The investigation would later widen to include Star Baby Care and Happy Baby USA. The three companies followed a similar strategy, instructing clients on how to lie on tourist visa applications and putting them up in one of the dozens of apartments each operation leased across the region.
Although childbirth can be a legitimate reason to travel to the U.S. if the traveler provides the correct paperwork and evidence they can pay for their medical care, lying about the purpose of a visit can lead to charges of visa fraud. Customs and border protection agents at major ports of entry such as Los Angeles International Airport in recent years have tightened security for pregnant Chinese women and sometimes block them from entering the country.
Taiwanese, Korean, Turkish and Russian mothers are also known to engage in birth tourism, but the practice has become particularly popular with the newly wealthy Chinese middle class.
Investigators found women paying the birth tourism agencies were told to come to the U.S. before their third trimester and to wear loose-fitting clothes in order to better conceal their pregnancies from immigration officials. For example, in a voicemail message to a customer in 2014 intercepted by investigators, Li said: “The main thing is they look and see if you look obvious (pregnant); can they see it? First thing is not to let them see it. Second thing is don’t deny it if they can see it, and just say that you’re still here for vacation and just show them the return flight ticket,” according to Li’s indictment.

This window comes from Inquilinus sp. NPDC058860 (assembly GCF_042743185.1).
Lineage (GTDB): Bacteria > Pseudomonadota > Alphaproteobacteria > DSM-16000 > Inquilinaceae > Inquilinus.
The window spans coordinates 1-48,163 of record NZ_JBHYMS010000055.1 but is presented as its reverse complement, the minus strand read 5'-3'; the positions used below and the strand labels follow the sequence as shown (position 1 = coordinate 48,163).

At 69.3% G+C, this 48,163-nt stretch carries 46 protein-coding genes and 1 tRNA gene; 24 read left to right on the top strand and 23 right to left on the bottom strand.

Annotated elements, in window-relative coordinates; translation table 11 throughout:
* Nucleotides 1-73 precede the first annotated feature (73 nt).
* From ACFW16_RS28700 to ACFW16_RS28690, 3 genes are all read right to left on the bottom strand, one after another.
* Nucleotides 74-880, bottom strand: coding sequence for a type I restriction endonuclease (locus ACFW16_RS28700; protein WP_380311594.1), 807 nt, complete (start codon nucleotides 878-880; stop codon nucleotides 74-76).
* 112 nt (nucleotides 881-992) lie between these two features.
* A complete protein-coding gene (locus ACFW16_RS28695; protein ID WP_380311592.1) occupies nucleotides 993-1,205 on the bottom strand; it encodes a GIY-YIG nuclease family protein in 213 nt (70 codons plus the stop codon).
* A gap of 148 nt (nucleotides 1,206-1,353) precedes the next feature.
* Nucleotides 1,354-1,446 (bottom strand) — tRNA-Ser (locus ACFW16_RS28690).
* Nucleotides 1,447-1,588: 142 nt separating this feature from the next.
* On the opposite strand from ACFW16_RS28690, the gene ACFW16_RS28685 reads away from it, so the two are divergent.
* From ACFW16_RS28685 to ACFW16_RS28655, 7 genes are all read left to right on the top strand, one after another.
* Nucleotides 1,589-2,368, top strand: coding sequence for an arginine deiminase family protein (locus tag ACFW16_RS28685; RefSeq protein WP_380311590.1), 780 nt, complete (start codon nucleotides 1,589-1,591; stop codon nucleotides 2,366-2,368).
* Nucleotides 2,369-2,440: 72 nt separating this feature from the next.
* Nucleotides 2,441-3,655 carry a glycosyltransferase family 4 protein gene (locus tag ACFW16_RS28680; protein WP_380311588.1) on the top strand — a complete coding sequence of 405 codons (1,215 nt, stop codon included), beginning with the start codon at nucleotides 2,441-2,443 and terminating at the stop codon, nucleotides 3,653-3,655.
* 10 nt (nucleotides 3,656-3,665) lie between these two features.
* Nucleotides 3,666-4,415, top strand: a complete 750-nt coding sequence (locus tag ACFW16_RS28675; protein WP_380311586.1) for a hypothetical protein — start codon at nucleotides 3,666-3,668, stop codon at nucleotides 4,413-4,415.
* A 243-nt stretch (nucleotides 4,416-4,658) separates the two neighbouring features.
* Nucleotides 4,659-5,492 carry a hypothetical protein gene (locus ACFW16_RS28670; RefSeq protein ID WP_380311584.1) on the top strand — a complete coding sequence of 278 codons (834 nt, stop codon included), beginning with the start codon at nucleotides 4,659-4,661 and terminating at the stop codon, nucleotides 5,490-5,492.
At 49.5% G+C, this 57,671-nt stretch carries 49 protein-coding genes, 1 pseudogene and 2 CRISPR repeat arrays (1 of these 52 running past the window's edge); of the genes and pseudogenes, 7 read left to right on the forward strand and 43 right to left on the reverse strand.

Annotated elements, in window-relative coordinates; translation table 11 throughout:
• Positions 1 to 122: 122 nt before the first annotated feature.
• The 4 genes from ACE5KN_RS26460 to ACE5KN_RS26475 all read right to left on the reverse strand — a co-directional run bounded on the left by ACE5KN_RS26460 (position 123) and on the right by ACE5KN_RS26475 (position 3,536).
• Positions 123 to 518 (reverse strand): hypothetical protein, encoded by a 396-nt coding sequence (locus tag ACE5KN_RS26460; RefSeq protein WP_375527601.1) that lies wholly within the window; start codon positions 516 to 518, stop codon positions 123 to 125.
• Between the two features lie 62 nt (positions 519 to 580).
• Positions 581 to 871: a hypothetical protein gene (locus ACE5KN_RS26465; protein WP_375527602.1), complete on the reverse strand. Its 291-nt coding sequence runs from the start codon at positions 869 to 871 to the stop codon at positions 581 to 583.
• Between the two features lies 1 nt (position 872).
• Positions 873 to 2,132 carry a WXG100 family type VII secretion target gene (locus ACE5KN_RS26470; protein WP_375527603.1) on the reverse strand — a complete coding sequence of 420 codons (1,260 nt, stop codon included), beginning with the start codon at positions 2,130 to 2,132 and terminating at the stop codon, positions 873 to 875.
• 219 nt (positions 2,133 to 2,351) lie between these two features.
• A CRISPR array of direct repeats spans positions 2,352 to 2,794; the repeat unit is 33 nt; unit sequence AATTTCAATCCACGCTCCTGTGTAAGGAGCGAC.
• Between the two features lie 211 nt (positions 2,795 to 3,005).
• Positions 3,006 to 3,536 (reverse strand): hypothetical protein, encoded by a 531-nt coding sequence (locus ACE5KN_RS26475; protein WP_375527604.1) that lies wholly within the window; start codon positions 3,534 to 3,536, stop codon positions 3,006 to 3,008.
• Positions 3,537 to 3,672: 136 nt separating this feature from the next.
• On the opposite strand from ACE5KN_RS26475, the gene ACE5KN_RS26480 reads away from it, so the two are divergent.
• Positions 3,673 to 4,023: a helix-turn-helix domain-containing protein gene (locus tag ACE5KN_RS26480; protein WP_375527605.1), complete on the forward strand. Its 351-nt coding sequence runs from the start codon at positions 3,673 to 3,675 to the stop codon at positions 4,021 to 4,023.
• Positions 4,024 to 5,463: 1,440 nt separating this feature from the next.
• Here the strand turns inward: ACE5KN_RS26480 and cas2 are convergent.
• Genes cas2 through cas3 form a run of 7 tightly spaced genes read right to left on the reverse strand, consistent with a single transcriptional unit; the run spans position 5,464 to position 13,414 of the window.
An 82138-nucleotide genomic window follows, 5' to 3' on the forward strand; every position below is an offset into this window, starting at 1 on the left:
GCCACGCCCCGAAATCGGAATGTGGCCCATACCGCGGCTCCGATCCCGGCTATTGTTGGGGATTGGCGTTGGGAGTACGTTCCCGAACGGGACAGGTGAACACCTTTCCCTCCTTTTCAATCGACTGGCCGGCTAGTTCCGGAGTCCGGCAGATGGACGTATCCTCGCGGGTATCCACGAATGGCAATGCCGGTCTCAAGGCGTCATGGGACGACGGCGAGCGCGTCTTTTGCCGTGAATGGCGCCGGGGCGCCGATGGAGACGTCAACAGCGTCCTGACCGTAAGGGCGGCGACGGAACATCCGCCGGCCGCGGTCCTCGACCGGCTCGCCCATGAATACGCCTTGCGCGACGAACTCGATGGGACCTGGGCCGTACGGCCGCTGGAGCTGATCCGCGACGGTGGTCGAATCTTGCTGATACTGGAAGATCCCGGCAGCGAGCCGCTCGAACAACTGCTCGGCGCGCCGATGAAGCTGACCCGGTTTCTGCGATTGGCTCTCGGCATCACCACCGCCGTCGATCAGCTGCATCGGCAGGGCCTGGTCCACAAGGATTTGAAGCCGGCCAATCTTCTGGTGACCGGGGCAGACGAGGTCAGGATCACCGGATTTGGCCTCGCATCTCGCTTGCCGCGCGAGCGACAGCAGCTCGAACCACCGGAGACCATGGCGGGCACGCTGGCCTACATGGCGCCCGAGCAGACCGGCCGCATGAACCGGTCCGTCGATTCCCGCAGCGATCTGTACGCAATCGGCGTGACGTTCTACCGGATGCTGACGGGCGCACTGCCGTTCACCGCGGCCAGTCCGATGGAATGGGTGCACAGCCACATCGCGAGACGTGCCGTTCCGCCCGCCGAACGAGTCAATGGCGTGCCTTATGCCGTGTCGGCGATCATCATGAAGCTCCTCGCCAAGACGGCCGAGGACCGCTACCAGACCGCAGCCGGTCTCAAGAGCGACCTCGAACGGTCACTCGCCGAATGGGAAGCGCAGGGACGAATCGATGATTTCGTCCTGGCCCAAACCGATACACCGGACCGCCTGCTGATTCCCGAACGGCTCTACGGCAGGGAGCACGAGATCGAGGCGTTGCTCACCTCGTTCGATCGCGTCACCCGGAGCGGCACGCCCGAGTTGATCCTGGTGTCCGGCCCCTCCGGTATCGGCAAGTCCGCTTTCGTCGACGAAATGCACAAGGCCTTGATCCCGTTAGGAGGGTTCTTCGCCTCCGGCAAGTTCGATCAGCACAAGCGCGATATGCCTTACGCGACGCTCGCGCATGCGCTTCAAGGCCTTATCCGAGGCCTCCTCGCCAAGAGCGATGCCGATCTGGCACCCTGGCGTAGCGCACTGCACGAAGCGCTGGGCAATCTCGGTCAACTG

After giving birth, mothers typically stay in the U.S. at least long enough to observe the Chinese custom of “zuo yuezi,” a monthlong regimen that restricts a new mother’s diet and lifestyle in order to help her recover from pregnancy.
On a document titled “Strategies to Maximize the Chance of Entry” that investigators discovered while searching You Win USA’s offices, Li and Chen spelled out the particulars of their strategy. They told women, for example, they would improve their chances of slipping past immigration officials by putting on their tourist visa applications that they intended to stay at the Trump International Hotel in Honolulu.
Liu and Dong, who ran USA Happy baby, catered to wealthier clients that included Chinese government officials and charged as much as $100,000 for their services, authorities said.